[ Arthur Lyman: February 2, 1932 — February 24, 2002 ]

Wednesday, August 18, 2010

The Paul Butterfield Blues Band

Artist: The Paul Butterfield Blues Band
LP: The Paul Butterfield Blues Band
Song: "I Got My Mojo Working"
[ listen ]

The blues has never been one of my favorite genres, but this 1965 debut album by The Paul Butterfield Blues Band is actually more blue-green, if you ask me. Though it sounds like Paul was likely playing harmonica as he sprang from his mother's womb, his singing voice is a little thin, if you ask me that too. My favorite track on the album is "I Got My Mojo Working," sung by drummer Sam Lay. A native of Birmingham, Alabama who was born in 1935, Lay came down with bad cases of pneumonia and pleurisy shortly after the release of this record and left the group. He went on drumming after he recovered, and has since been inducted into the Blues Hall of Fame in Memphis, the Jazz Hall of Fame in Los Angeles and the Rock-n-Roll Hall of Fame in Cleveland. You can read more about Sam Lay on All About Jazz here. Also appearing on this Paul Butterfield record are 23-year-old Elvin Bishop (rhythm guitar) and 22-year-old Mike Bloomfield (slide guitar). Sadly, Bloomfield died of a drug overdose in 1981, and then Paul Butterfield died of the same thing just six years later. You can read more about blues harmonica virtuoso Paul Butterfield on Wikipedia here, and the LP liner notes in which Pete Welding begs listeners to take Paul seriously as a blues performer even though he's young and white are included below.

 [ Paul Butterfield: December 17, 1942 — May 4, 1987 ]

Tuesday, August 17, 2010

Terry Callier

Artist: Terry Callier
LP: What Color Is Love
Song: "Dancing Girl"
[ listen ]

Born in Chicago, Illinois in 1945, Terry Callier learned to play the piano when he was young. He started performing in Chicago's folk clubs and coffee houses in the 1960s, then hooked up with the Chess and Cadet labels to release three commercially unsuccessful LPs in the early 1970s. "What Color Is Love" from 1972 is the second of the three, featuring a musical style critics labeled "jazz-folk." Frustrated with the lack of interest in his musical career, Callier took classes in computer programming and got a job at the University of Chicago in the early 1980s, where he studied at night to earn a sociology degree. As is often the case with so many of the brilliant-but-neglected musical recordings of the USA, it required some Europeans to finally discover and fully appreciate the 1970s and early '80s work of Terry Callier. His music started getting played at clubs in the UK, where Callier began traveling to perform during vacation time from work. More popular than ever, Callier revived his music career in the late 1990s, releasing five albums in the past decade and working with the likes of Beth Orton and Massive Attack. Unfortunately, the good folks at the University of Chicago realized that it would be entirely too distracting for the students to have their computers programmed by a musical superstar, so Callier was let go when his moonlighting was finally made known. You can read more about Terry Callier on Wikipedia here and visit his official website here.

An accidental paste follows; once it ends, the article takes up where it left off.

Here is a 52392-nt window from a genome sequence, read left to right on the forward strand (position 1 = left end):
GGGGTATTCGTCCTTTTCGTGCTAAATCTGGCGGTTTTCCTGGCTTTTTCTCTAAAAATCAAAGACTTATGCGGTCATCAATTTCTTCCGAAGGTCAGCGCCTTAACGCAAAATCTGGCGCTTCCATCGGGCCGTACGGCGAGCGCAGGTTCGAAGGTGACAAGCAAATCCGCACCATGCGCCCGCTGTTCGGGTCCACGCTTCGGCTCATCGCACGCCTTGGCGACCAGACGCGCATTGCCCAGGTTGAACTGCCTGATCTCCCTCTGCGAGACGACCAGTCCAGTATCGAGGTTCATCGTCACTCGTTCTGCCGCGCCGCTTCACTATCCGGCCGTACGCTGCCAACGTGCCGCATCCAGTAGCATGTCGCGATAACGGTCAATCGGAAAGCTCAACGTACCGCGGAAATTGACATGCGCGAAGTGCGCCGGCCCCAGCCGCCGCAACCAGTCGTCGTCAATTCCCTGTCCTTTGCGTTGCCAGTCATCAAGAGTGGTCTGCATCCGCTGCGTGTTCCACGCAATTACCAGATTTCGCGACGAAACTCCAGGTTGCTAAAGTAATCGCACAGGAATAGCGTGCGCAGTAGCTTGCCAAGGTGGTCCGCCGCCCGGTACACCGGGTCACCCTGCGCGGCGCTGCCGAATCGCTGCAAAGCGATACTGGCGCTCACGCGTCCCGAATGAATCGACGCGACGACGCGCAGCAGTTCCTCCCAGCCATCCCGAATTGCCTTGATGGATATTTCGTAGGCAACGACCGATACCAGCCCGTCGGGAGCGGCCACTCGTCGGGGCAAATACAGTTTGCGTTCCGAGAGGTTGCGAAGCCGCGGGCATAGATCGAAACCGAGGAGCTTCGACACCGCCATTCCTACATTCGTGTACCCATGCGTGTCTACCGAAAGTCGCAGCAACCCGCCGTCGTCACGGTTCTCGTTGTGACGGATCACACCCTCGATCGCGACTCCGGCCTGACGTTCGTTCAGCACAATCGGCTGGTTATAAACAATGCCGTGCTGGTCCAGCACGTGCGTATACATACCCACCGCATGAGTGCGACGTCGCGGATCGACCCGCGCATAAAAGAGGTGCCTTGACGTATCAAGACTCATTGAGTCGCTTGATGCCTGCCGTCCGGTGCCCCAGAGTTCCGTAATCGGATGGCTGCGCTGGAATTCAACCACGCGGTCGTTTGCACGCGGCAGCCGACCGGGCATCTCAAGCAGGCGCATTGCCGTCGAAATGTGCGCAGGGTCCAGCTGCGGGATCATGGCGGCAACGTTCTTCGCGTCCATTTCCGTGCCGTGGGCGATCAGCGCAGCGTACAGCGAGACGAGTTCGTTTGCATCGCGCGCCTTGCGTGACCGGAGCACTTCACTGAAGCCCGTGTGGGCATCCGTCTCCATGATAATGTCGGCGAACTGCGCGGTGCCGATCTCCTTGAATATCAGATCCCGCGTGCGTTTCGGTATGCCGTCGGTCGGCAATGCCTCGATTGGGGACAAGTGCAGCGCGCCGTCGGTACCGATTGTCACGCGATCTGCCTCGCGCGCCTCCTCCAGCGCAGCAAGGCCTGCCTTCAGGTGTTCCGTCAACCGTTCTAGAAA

Monday, August 16, 2010

Ronnie McNeir

Artist: Ronnie McNeir
LP: Love's Comin' Down
Song: "Funky Situation"
[ listen ]

Sylvester Stallone's new movie is #1 at the box office with $35 million over the weekend; China passes Japan to become the world's #2 economy; Zsa Zsa Gabor is back in the hospital to have blood clots removed and it's going to be a scorching 90° in Seattle this afternoon. I really don't know what to say about the situation in the world today—I got one word to say about it, and that's "funky." You can read all about Ronnie McNeir, who is currently a member of The Four Tops, on Wikipedia here.

Sunday, August 15, 2010

The Temptations

Artist: The Temptations
LP: Sky's the Limit
Song: "Smiling Faces Sometimes"
[ listen ]

Yesterday I parked in a yellow-painted loading zone with my hazard lights flashing just so I could run in and pick up The Temptations' 1973 "Masterpiece" LP at Everyday Music on Capital Hill, but it wasn't in the new arrivals where I'd left it the day before! Undaunted and with hazards still flashing, I dashed upstairs to the used 'T' section and found a copy of that LP along with two other Temptations albums I didn't already have, paid for them and was back in my car before you could say "parking ticket." One of the other two LPs I found was "Sky's the Limit" from 1971, which features the original 12+ minute version of Norman Whitfield and Barrett Strong's "Smiling Faces Sometimes," which warns about seemingly friendly folks who really only want to stab you in the back! You can read more about the song here and find lots of information about The Temptations (the group's origins, lineup changes, discography, their legacy, whether or not they've ever used Auto-Tune) on Wikipedia here.